• The California Solar Initiative was launched in 2007 to provide around $3.5 billion in incentives for solar-energy projects with the objective of installing 3,000 megawatts (MW) of solar capacity by 2016. Incentive levels are automatically reduced over the duration of the program in 10 steps based on the aggregate capacity of solar installed. In this way, incentive reductions are linked to levels of solar demand rather than an arbitrary timetable. Incentives for systems greater than 30 kW are structured as performance-based incentives, whereas incentives for smaller systems are provided upfront based on expected performance. (Smaller systems may opt out of the upfront incentive to take a performance-based incentive instead.)
     
  • Massachusetts Commonwealth Solar and Massachusetts Commonwealth Solar II offer rebates for PV systems. Commonwealth Solar was a $68 million, four-year program designed to promote the deployment of an estimated 27 MW of PV in Massachusetts. The effort combined $40 million from the Massachusetts Renewable Energy Trust and $28 million from RPS Alternative Compliance Payment funds collected by the Massachusetts Department of Energy Resources. Commonwealth Solar met program goals of incentivizing 27 MW of PV two years ahead of schedule and closed in October 2009. Commonwealth Solar II launched in January 2010, with a budget of $4 million per year. Bonus incentives are awarded to customers who use components from Massachusetts companies, and for residents with moderate home value or moderate incomes.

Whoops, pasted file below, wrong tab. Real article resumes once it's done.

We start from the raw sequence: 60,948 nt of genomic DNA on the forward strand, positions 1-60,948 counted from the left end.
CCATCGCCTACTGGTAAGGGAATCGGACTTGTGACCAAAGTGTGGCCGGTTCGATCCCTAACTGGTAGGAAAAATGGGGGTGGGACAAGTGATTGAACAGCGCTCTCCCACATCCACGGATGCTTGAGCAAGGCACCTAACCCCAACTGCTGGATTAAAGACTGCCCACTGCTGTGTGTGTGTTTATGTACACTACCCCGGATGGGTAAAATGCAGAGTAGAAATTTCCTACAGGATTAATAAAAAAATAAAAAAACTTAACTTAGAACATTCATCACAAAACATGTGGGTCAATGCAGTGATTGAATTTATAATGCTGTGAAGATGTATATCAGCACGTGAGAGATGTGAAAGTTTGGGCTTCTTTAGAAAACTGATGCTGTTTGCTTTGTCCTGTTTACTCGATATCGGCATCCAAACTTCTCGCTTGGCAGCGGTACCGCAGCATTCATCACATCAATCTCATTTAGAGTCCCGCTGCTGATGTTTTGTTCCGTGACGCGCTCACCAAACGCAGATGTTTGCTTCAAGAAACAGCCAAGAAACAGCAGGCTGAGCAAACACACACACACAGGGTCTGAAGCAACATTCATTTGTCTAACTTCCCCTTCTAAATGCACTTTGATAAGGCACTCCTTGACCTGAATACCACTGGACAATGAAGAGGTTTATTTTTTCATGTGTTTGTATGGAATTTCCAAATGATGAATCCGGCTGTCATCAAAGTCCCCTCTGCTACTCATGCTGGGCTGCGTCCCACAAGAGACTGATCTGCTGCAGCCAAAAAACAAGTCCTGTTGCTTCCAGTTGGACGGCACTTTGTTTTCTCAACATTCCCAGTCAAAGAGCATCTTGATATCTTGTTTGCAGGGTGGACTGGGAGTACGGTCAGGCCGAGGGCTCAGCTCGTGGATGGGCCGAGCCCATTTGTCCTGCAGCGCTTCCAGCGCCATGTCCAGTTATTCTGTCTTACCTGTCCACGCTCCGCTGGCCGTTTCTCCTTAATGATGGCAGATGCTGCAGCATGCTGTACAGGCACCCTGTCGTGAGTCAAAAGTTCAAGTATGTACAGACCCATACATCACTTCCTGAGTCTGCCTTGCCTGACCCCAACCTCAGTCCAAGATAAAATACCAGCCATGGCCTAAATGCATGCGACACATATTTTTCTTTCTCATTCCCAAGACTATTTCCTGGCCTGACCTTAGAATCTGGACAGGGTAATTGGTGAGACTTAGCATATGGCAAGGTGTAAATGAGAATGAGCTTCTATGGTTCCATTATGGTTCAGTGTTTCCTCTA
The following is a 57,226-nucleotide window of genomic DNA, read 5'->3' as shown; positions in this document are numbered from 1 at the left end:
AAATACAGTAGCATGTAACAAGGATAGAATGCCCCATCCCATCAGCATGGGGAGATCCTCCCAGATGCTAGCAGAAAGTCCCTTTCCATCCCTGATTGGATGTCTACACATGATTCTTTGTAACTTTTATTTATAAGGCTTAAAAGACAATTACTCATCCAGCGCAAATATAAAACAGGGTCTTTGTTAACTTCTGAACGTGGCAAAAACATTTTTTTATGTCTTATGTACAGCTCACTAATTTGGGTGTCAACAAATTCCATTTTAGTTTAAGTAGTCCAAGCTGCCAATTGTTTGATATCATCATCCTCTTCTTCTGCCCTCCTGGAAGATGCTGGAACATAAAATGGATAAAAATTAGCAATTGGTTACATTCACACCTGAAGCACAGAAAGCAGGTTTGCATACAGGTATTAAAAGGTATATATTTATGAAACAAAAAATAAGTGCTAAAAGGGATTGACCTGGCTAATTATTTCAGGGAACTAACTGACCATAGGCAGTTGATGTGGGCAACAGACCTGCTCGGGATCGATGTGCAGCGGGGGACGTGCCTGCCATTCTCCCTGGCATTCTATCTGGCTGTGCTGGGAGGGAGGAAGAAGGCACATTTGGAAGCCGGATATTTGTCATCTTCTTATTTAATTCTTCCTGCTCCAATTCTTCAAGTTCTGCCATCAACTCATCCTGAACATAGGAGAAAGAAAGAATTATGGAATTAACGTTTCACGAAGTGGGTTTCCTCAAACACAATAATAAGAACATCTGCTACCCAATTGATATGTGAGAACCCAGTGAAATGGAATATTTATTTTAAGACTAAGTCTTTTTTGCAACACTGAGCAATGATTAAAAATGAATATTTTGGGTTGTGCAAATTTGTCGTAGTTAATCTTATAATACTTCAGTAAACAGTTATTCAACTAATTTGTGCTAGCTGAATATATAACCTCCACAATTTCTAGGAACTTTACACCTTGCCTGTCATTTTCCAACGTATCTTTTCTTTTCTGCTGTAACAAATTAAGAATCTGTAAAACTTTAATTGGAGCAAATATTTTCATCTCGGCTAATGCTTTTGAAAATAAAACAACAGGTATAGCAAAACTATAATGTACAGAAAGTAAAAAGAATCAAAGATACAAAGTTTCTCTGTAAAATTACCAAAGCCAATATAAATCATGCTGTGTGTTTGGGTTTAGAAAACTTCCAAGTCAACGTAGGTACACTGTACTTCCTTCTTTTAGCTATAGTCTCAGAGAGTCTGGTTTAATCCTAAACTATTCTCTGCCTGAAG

• The City and County of San Francisco provide rebates to residents and businesses that install PV systems. There are four distinct funding levels for residential installations. First, basic installations are eligible for a flat rebate of $2,000. Residential systems installed by a local installer qualify for a bonus incentive of $750. Installations in lower income and racially diverse neighborhoods considered “environmental justice districts” (because of their proximity to industrial sites and major highways) are eligible for a higher rebate of $3,000. Low-income applications are eligible for a rebate of up to $7,000. Commercial, non-profit and industrial applicants may receive a capacity-based rebate of $1,500 per kW, with a maximum award of $10,000 for commercial installations and $120,000 for non-profit installations. Multi-unit residential buildings operated by a non-profit may receive up to $3,500 per kW (depending on the number of units), with a maximum award of $60,000. This program was initially funded with $3 million from a renewable energy fund derived from the sale of power generated by the Hetch Hetchy dam.